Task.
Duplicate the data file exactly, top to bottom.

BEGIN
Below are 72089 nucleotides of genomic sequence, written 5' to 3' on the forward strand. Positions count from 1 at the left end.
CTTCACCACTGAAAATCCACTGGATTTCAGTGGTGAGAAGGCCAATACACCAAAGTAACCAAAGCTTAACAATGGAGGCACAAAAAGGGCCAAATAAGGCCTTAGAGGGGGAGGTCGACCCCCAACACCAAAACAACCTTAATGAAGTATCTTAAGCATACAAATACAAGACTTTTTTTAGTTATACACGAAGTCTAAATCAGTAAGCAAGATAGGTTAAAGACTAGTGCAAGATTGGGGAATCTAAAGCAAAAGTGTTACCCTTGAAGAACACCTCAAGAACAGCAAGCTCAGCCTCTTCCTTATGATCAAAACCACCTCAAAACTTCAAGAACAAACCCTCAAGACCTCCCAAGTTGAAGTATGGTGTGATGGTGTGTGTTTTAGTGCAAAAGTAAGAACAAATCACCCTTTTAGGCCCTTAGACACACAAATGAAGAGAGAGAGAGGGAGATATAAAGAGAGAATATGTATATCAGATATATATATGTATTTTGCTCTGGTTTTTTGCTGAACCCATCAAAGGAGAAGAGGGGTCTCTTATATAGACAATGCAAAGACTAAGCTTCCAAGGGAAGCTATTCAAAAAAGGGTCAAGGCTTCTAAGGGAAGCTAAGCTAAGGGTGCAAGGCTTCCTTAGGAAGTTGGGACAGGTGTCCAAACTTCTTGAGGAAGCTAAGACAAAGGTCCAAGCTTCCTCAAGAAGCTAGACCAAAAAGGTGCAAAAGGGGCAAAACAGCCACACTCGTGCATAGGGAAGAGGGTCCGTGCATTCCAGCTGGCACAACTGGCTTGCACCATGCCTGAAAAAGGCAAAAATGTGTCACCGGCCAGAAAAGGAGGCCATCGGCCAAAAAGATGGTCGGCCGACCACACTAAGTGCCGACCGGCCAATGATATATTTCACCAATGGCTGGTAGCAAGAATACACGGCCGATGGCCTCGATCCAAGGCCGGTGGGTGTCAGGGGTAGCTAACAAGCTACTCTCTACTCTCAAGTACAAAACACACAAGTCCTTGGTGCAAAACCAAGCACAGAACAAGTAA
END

Below are 72089 nucleotides of genomic sequence, written 5' to 3' on the forward strand. Positions count from 1 at the left end.
CTTCACCACTGAAAATCCACTGGATTTCAGTGGTGAGAAGGCCAATACACCAAAGTAACCAAAGCTTAACAATGGAGGCACAAAAAGGGCCAAATAAGGCCTTAGAGGGGGAGGTCGACCCCCAACACCAAAACAACCTTAATGAAGTATCTTAAGCATACAAATACAAGACTTTTTTTAGTTATACACGAAGTCTAAATCAGTAAGCAAGATAGGTTAAAGACTAGTGCAAGATTGGGGAATCTAAAGCAAAAGTGTTACCCTTGAAGAACACCTCAAGAACAGCAAGCTCAGCCTCTTCCTTATGATCAAAACCACCTCAAAACTTCAAGAACAAACCCTCAAGACCTCCCAAGTTGAAGTATGGTGTGATGGTGTGTGTTTTAGTGCAAAAGTAAGAACAAATCACCCTTTTAGGCCCTTAGACACACAAATGAAGAGAGAGAGAGGGAGATATAAAGAGAGAATATGTATATCAGATATATATATGTATTTTGCTCTGGTTTTTTGCTGAACCCATCAAAGGAGAAGAGGGGTCTCTTATATAGACAATGCAAAGACTAAGCTTCCAAGGGAAGCTATTCAAAAAAGGGTCAAGGCTTCTAAGGGAAGCTAAGCTAAGGGTGCAAGGCTTCCTTAGGAAGTTGGGACAGGTGTCCAAACTTCTTGAGGAAGCTAAGACAAAGGTCCAAGCTTCCTCAAGAAGCTAGACCAAAAAGGTGCAAAAGGGGCAAAACAGCCACACTCGTGCATAGGGAAGAGGGTCCGTGCATTCCAGCTGGCACAACTGGCTTGCACCATGCCTGAAAAAGGCAAAAATGTGTCACCGGCCAGAAAAGGAGGCCATCGGCCAAAAAGATGGTCGGCCGACCACACTAAGTGCCGACCGGCCAATGATATATTTCACCAATGGCTGGTAGCAAGAATACACGGCCGATGGCCTCGATCCAAGGCCGGTGGGTGTCAGGGGTAGCTAACAAGCTACTCTCTACTCTCAAGTACAAAACACACAAGTCCTTGGTGCAAAACCAAGCACAGAACAAGTAA